‘Elle(s)’ is the latest comic from Belgium-based author Kid Toussaint, and artist Aveline Stokart. Detailing the experience of new-girl at school Elle, upon first glance one might be tempted to think that is a generic coming-of-age story. What lurks beneath the surface, however, is far more interesting: mystery, false identities and evil doppelgangers collide to form this intriguing first issue.
Publisher: Europe Comics
Writer: Kid Toussaint
Artist: Aveline Stokart
Price: £7.49 from Europe Comics
Elle(s) We’ll admit, on our first flick through of Elle(s), we assumed it would be a semi-generic coming of age story aimed at a YA demographic. We couldn’t have been more wrong. Whilst Elle(s) does embody some tropes of a bildungsroman, it quickly evolves into something much more, with dark moments, real emotions, mystery, and intrigue. While younger readers will enjoy it, it’s definitely entertaining for all ages.
Elle(s) is certainly a blast from the past for older readers, as we’re transported back to the epic highs and lows of high school politics. Author Kid Toussaint does an excellent job of depicting the generic high school popularity chain, with pompous kids like Justine and Safia at the top, and Elle and her gang of misfits at the bottom. Elle’s friend group on the other hand, is wonderful, and shows how real friends will always have your back (we particularly loved Maëlys and her iconic space buns!). Other relatable moments include the awkwardness of first love, and the terrors that accompany giving a presentation in front of the whole class (shudder). Through Elle’s interactions with her school mates, Aveline Stokhart’s art really gets a chance to shine, as she goes all in on facial expressions, depicting character’s emotions brilliantly (and often humorously).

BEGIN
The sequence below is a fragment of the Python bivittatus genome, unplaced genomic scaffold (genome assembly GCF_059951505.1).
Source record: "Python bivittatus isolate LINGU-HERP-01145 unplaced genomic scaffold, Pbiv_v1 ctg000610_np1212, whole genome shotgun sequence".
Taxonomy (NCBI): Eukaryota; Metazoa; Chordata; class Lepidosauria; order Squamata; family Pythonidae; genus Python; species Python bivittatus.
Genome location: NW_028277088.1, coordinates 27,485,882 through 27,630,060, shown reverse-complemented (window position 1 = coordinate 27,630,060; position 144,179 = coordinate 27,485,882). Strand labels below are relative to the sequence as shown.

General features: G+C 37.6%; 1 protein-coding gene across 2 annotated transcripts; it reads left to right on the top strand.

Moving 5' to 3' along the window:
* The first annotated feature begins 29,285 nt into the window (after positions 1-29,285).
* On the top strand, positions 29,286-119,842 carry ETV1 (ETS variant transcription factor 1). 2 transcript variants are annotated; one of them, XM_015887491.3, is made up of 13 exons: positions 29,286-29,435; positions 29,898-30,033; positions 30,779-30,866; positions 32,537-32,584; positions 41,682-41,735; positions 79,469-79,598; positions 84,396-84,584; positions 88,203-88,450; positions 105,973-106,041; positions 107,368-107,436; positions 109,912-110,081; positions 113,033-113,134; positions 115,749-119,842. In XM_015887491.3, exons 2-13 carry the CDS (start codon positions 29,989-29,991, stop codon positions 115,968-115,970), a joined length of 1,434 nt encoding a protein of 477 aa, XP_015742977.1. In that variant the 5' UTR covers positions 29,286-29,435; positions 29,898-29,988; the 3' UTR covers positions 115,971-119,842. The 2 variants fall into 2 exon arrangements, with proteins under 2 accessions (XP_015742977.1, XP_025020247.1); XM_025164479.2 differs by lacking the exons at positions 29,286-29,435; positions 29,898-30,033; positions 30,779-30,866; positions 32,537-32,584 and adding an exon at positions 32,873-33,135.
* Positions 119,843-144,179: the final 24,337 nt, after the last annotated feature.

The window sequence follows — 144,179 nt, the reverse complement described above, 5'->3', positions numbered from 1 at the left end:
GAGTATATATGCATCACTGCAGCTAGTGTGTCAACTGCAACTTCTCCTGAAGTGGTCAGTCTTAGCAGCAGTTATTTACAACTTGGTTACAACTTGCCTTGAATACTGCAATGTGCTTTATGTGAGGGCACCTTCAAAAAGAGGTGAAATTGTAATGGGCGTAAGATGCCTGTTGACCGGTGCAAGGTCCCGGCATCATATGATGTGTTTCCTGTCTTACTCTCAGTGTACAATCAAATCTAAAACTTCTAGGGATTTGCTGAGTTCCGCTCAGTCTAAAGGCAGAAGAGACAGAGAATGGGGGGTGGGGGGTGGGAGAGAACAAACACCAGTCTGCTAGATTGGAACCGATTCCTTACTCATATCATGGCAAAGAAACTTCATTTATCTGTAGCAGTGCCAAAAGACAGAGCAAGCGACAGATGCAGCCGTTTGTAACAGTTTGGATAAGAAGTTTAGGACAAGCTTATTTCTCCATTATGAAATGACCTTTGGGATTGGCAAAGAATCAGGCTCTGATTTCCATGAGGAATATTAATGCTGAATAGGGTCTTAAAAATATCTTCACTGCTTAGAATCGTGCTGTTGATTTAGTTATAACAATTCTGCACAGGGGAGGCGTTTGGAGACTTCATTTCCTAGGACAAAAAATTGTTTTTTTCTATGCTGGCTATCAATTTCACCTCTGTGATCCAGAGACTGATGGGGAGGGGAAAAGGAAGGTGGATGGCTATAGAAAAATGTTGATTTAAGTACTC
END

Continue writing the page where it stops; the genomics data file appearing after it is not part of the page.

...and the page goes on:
Obviously, the stand-out feature of this graphic novel is its portrayal of different personalities, both through its art and writing. Elle feels totally out of control in her own body, as she doesn’t know when one of her personalities will take over in response to external stimuli. Stokart depicts this wonderfully, through her choices of hair colour and distinct facial expressions for each personality. This is something that only the reader, not the surrounding characters, can see and it’s great to get an insight into when Elle is not herself. When each personality was fronting as Elle, they were so distinct from each other, yet all aligned to emotions that the original Elle was feeling. Blonde Elle is competitive and aggressive, brunette Elle is timid and emotional, green-haired Elle is mysterious and silent, while purple is funny and carefree. And original Elle, with pink hair, seems to be a culmination of all these personality traits. The initial scene in which Elle changes personalities from pink to blonde is portrayed as swimming deep into the ocean in her mind. The colours and artwork on this full-page spread are gorgeous, and the metaphor is really powerful.
There’s also the mysterious blue-haired Elle, who seemingly only appears in Elle’s mind as she is unable to manifest herself as Elle. As she is originally depicted as chained/locked up in some sort of mind prison, the reader is left to imagine the chaos she would unleash if she were free and able to control Elle. We are given hints throughout that she is malevolent, and there are some dark moments where she really tries to mess up Elle’s life. The art particularly shines in these sections, with a much darker colour palette – something that Stokart incorporates and adapts throughout the entirety of Elle(s). With each personality comes visually distinct backgrounds, colour palettes and facial expressions. We also loved the inclusion of drawn polaroid pictures as dividers between sections: we got to see Elle and her friends having fun, and enjoying events like Halloween, New Year, and sleepovers. It was wholesome and heart-warming and gave a new depth and longevity to Elle’s friendship with her peers, which admittedly has little time to develop in under 100 pages.
Elle(s) is definitely one to watch out for. The first issue ends on a total cliff-hanger, with Elle questioning her concept of what is real, and her sinister blue-haired personality seemingly getting closer to gaining control. We can’t wait for issue #2!